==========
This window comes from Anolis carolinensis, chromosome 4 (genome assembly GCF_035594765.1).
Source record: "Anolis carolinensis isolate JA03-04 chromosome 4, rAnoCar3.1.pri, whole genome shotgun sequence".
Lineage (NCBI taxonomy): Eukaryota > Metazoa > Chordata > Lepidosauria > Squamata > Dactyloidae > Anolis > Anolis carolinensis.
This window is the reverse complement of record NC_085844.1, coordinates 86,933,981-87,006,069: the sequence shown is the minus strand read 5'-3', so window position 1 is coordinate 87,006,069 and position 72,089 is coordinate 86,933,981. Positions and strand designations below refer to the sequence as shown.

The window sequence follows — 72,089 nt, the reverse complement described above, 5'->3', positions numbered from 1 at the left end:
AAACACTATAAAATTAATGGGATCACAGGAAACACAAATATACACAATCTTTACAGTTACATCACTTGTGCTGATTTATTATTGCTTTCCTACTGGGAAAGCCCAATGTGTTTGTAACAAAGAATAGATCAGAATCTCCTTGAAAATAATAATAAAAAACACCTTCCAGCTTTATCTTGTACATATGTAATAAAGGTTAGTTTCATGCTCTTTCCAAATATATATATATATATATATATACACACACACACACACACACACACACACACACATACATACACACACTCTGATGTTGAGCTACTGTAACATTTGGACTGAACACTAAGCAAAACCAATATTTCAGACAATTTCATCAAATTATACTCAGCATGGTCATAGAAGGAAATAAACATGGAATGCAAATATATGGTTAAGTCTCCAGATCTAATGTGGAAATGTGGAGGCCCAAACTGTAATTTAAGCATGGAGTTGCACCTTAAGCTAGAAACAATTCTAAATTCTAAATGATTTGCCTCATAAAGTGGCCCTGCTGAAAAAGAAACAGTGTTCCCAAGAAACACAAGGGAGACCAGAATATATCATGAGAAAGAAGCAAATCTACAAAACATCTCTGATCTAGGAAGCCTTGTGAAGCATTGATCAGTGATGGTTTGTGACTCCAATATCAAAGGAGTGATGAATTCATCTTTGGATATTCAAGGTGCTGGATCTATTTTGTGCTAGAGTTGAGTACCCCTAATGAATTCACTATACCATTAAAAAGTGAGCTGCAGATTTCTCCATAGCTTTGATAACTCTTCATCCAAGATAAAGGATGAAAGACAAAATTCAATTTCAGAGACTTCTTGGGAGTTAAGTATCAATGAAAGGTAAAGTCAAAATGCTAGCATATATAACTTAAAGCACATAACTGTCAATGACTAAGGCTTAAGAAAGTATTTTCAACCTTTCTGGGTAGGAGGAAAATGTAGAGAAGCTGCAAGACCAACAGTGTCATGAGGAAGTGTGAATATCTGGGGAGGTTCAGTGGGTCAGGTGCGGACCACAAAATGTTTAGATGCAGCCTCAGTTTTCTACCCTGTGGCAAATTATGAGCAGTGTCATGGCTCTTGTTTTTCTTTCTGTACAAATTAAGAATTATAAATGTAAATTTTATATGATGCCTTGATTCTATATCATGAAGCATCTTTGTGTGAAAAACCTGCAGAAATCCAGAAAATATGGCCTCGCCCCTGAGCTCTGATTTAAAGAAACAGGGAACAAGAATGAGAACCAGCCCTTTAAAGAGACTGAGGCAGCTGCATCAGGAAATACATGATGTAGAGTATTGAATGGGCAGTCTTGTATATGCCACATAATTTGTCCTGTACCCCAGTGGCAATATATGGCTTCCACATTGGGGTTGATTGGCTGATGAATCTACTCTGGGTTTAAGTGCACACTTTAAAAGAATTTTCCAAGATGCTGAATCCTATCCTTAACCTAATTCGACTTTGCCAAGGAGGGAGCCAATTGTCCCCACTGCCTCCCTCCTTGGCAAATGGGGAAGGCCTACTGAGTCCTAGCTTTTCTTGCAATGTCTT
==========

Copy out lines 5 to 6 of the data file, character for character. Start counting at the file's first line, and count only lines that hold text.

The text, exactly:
The window sequence follows — 72,089 nt, the reverse complement described above, 5'->3', positions numbered from 1 at the left end:
AAACACTATAAAATTAATGGGATCACAGGAAACACAAATATACACAATCTTTACAGTTACATCACTTGTGCTGATTTATTATTGCTTTCCTACTGGGAAAGCCCAATGTGTTTGTAACAAAGAATAGATCAGAATCTCCTTGAAAATAATAATAAAAAACACCTTCCAGCTTTATCTTGTACATATGTAATAAAGGTTAGTTTCATGCTCTTTCCAAATATATATATATATATATATATACACACACACACACACACACACACACACACACATACATACACACACTCTGATGTTGAGCTACTGTAACATTTGGACTGAACACTAAGCAAAACCAATATTTCAGACAATTTCATCAAATTATACTCAGCATGGTCATAGAAGGAAATAAACATGGAATGCAAATATATGGTTAAGTCTCCAGATCTAATGTGGAAATGTGGAGGCCCAAACTGTAATTTAAGCATGGAGTTGCACCTTAAGCTAGAAACAATTCTAAATTCTAAATGATTTGCCTCATAAAGTGGCCCTGCTGAAAAAGAAACAGTGTTCCCAAGAAACACAAGGGAGACCAGAATATATCATGAGAAAGAAGCAAATCTACAAAACATCTCTGATCTAGGAAGCCTTGTGAAGCATTGATCAGTGATGGTTTGTGACTCCAATATCAAAGGAGTGATGAATTCATCTTTGGATATTCAAGGTGCTGGATCTATTTTGTGCTAGAGTTGAGTACCCCTAATGAATTCACTATACCATTAAAAAGTGAGCTGCAGATTTCTCCATAGCTTTGATAACTCTTCATCCAAGATAAAGGATGAAAGACAAAATTCAATTTCAGAGACTTCTTGGGAGTTAAGTATCAATGAAAGGTAAAGTCAAAATGCTAGCATATATAACTTAAAGCACATAACTGTCAATGACTAAGGCTTAAGAAAGTATTTTCAACCTTTCTGGGTAGGAGGAAAATGTAGAGAAGCTGCAAGACCAACAGTGTCATGAGGAAGTGTGAATATCTGGGGAGGTTCAGTGGGTCAGGTGCGGACCACAAAATGTTTAGATGCAGCCTCAGTTTTCTACCCTGTGGCAAATTATGAGCAGTGTCATGGCTCTTGTTTTTCTTTCTGTACAAATTAAGAATTATAAATGTAAATTTTATATGATGCCTTGATTCTATATCATGAAGCATCTTTGTGTGAAAAACCTGCAGAAATCCAGAAAATATGGCCTCGCCCCTGAGCTCTGATTTAAAGAAACAGGGAACAAGAATGAGAACCAGCCCTTTAAAGAGACTGAGGCAGCTGCATCAGGAAATACATGATGTAGAGTATTGAATGGGCAGTCTTGTATATGCCACATAATTTGTCCTGTACCCCAGTGGCAATATATGGCTTCCACATTGGGGTTGATTGGCTGATGAATCTACTCTGGGTTTAAGTGCACACTTTAAAAGAATTTTCCAAGATGCTGAATCCTATCCTTAACCTAATTCGACTTTGCCAAGGAGGGAGCCAATTGTCCCCACTGCCTCCCTCCTTGGCAAATGGGGAAGGCCTACTGAGTCCTAGCTTTTCTTGCAATGTCTT